Do you not find this stressful?: A Vancouverite’s experience cycling in Los Angeles.
Yesterday, at my suggestion, my girlfriend and I rode our bikes from downtown to Koreatown for a friend’s birthday party. On our way home, as we dodged potholes in a hurried attempt to skirt a section of bike lane that had been closed by an adjacent construction project before the speeding cars in the lane behind us caught up, she turned to me and asked the question that explained the palpable tension in the air.
“Do you not find this stressful?”
Kristi isn’t a risk-taker like I am. I’ve always known that. But even so, the question caught me off-guard.
I’m deep in the world of Los Angeles cycling advocacy. I follow each and every baby step this city takes toward being a safe and practical place to ride a bicycle. I sign all the petitions, donate to all the efforts, and retweet all the tweets. And though there are quite a few battles that we cyclists haven’t come out on top of, we’ve also had a lot of wins, and I feel strongly that we’ve made real progress over the last couple years.
When I suggested that we take our bikes to Koreatown, I fully expected a bit of friction. But I also expected that once I got her out there, she’d be pleasantly surprised by what a difference our little wins here and there have made, and would soon relax and enjoy the night-time ride.
That was a delusion.
Our ride was exasperating. I reserve the use of my bell for avoiding potentially dangerous situations, and even still, I was ringing it the entire ride. We had a near-miss with a driver pulling out of a curbside parking space before checking for cyclists, and shortly after we were aggressively honked at by a young woman in a sedan who was simultaneously sharing an apparently hilarious story with her passenger. (That’s right, she somehow found a way to turn honking at cyclists into enough of a second-nature habit that she could do it without even interrupting her genuine laughter from an entirely unrelated conversation. That’s a hop skip and a step away from sociopathic.) We felt like anxiety-ridden children hiding under a blanket to keep monsters away. Except the monsters were real, deadly, and everywhere.
We rode in silence for a while before I became curious and asked her if she remembered the first time she rode a bike in Los Angeles. She moved here from Vancouver not too long ago, so it wasn’t an unreasonable question. Without hesitation, she told me, “Yes. Distinctly.”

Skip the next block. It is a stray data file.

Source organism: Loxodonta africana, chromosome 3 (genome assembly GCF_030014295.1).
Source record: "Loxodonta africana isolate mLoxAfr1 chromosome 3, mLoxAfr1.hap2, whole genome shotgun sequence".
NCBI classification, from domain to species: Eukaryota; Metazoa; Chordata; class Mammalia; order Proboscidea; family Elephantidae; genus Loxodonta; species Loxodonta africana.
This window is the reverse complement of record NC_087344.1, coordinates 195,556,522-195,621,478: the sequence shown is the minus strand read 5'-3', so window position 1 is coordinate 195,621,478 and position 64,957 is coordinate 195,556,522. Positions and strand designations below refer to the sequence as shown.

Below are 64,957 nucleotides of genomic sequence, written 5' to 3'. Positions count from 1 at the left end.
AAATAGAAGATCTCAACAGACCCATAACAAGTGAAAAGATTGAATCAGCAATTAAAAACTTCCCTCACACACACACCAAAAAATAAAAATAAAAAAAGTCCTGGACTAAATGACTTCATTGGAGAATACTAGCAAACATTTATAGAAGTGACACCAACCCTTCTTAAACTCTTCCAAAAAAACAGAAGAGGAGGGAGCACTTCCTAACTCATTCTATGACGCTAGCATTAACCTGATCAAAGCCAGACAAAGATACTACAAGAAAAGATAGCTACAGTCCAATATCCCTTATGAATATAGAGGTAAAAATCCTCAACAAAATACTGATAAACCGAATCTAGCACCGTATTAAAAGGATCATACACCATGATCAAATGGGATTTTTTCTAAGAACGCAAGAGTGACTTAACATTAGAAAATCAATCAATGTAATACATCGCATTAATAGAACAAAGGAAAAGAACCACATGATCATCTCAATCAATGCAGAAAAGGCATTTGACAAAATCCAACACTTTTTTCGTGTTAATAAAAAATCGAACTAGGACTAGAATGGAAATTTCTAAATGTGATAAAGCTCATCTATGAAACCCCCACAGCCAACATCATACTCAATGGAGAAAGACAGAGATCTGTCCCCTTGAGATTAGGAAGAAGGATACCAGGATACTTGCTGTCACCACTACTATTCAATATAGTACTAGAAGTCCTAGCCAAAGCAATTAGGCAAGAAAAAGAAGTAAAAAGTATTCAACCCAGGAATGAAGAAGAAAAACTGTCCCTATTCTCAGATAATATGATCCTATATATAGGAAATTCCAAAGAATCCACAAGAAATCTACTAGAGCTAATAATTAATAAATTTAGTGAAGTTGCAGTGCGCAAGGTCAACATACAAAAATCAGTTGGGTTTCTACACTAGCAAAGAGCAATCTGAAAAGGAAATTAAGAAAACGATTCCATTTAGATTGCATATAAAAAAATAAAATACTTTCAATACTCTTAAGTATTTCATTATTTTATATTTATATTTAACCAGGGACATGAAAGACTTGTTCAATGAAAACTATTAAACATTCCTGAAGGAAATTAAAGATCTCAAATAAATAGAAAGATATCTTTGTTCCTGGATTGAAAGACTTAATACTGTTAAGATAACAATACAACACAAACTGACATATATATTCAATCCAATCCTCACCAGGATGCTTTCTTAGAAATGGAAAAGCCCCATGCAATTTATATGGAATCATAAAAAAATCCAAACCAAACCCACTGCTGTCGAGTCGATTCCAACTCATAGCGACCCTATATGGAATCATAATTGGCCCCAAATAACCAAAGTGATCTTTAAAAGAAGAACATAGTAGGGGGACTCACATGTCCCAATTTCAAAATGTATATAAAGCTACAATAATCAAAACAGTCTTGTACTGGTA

It was her first week in the city after her move, and she was staying with a long-time friend in the Miracle Mile neighborhood. They were making dinner, and realized that they’d forgotten something they needed from the store. She didn’t have a car, but she’d just gotten a brand new bike which she couldn’t wait to try out, so she offered to run out and get it. Her hosts gave her a strange look which confused her, but she dismissed it and headed out. Her journey: 3 blocks down Olympic Blvd.
If she could use a single word to describe the experience, it’d be “terrible.”
She said the biggest shock was when she rolled out onto the street and realized she had no idea where she was supposed to ride. Coming from a place like Vancouver, where bike lanes are clearly marked and are available on almost every road, that’s not surprising. She spent the entire journey teetering on the edge of the road, trying hard to find a balance between interfering with the rapid flow of traffic and scraping her bike wheels on the curb. But the best part was that when she got to the store, there was nowhere to put her bike. Nowhere at all. Talk about rubbing salt in her wounds. Needless to say, she said if she could use a single word to describe the experience, it’d be “terrible.”
She then went on to tell me what it was like biking in the other cities she’d lived in. She told me about a street in Toronto known as Queen St West that the locals consider an extremely dangerous one to ride a bike on. It has no bike lanes, and the street car runs down the middle which, between its hazardous tracks and enormous size, is doubly threatening toward cyclists. She said she used to feel like a real badass cruising down Queen St, coffee in hand. Then she told me that despite its reputation for danger, she felt safer riding on Queen St. than she does on Spring St. here in downtown LA, a street which has a dedicated, green-striped, buffered bike lane. I was shocked. Spring Street is an LA cyclist’s pride and joy, and yet it is failing exactly the people it was designed to cater to: the casual cyclists.
Cycling infrastructure isn’t about people like me. I’m a diehard. I get a kick out of cycling in the road with the cars. I get a sick pleasure out of blazing past gridlocked Audis and Mercedes on the streets of downtown. I love keeping up with the commuters along the length of Wilshire Blvd, giving them a passenger-side nod as we reunite at every single red light. I’m going to be on my bike whether or not there’s a dedicated lane there for me. But for Kristi, and for the vast majority of everyone else in this city, that’s not the case. She’s not the kind of person that would “identify” herself as a “cyclist”. She’s just someone who went from relying on a bicycle for transportation in a city where cycling is such an inherent and obvious part of daily life that it hardly counts as a decision, to being forced off her bike and into a car by one where cycling is such a laughable option that choosing to ride three blocks on two wheels makes your friends question your mental health. Those are the people we’re building bike infrastructure for. And as far as I’m concerned, until they’re making the decision to get out on the streets of their own accord, we’ve failed.